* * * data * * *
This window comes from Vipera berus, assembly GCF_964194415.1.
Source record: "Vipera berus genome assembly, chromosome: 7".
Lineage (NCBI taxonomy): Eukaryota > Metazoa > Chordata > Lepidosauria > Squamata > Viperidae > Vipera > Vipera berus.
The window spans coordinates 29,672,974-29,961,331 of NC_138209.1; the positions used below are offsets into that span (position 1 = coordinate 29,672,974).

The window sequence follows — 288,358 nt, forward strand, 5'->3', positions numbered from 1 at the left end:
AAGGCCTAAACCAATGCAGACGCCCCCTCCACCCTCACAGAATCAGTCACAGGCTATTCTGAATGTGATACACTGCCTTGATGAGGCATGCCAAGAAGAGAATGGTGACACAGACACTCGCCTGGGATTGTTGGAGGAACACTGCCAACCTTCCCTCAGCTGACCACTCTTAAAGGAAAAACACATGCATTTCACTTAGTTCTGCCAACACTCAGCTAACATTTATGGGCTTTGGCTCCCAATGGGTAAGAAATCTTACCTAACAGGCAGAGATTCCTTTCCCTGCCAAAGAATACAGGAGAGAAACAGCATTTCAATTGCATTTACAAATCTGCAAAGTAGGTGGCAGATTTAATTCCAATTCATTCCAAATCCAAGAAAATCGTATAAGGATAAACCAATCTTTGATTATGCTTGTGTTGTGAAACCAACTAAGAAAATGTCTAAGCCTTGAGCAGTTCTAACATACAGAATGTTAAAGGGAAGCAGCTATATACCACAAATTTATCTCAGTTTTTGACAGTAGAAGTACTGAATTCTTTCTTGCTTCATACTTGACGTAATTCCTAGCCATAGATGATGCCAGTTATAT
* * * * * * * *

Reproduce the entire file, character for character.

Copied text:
This window comes from Vipera berus, assembly GCF_964194415.1.
Source record: "Vipera berus genome assembly, chromosome: 7".
Lineage (NCBI taxonomy): Eukaryota > Metazoa > Chordata > Lepidosauria > Squamata > Viperidae > Vipera > Vipera berus.
The window spans coordinates 29,672,974-29,961,331 of NC_138209.1; the positions used below are offsets into that span (position 1 = coordinate 29,672,974).

The window sequence follows — 288,358 nt, forward strand, 5'->3', positions numbered from 1 at the left end:
AAGGCCTAAACCAATGCAGACGCCCCCTCCACCCTCACAGAATCAGTCACAGGCTATTCTGAATGTGATACACTGCCTTGATGAGGCATGCCAAGAAGAGAATGGTGACACAGACACTCGCCTGGGATTGTTGGAGGAACACTGCCAACCTTCCCTCAGCTGACCACTCTTAAAGGAAAAACACATGCATTTCACTTAGTTCTGCCAACACTCAGCTAACATTTATGGGCTTTGGCTCCCAATGGGTAAGAAATCTTACCTAACAGGCAGAGATTCCTTTCCCTGCCAAAGAATACAGGAGAGAAACAGCATTTCAATTGCATTTACAAATCTGCAAAGTAGGTGGCAGATTTAATTCCAATTCATTCCAAATCCAAGAAAATCGTATAAGGATAAACCAATCTTTGATTATGCTTGTGTTGTGAAACCAACTAAGAAAATGTCTAAGCCTTGAGCAGTTCTAACATACAGAATGTTAAAGGGAAGCAGCTATATACCACAAATTTATCTCAGTTTTTGACAGTAGAAGTACTGAATTCTTTCTTGCTTCATACTTGACGTAATTCCTAGCCATAGATGATGCCAGTTATAT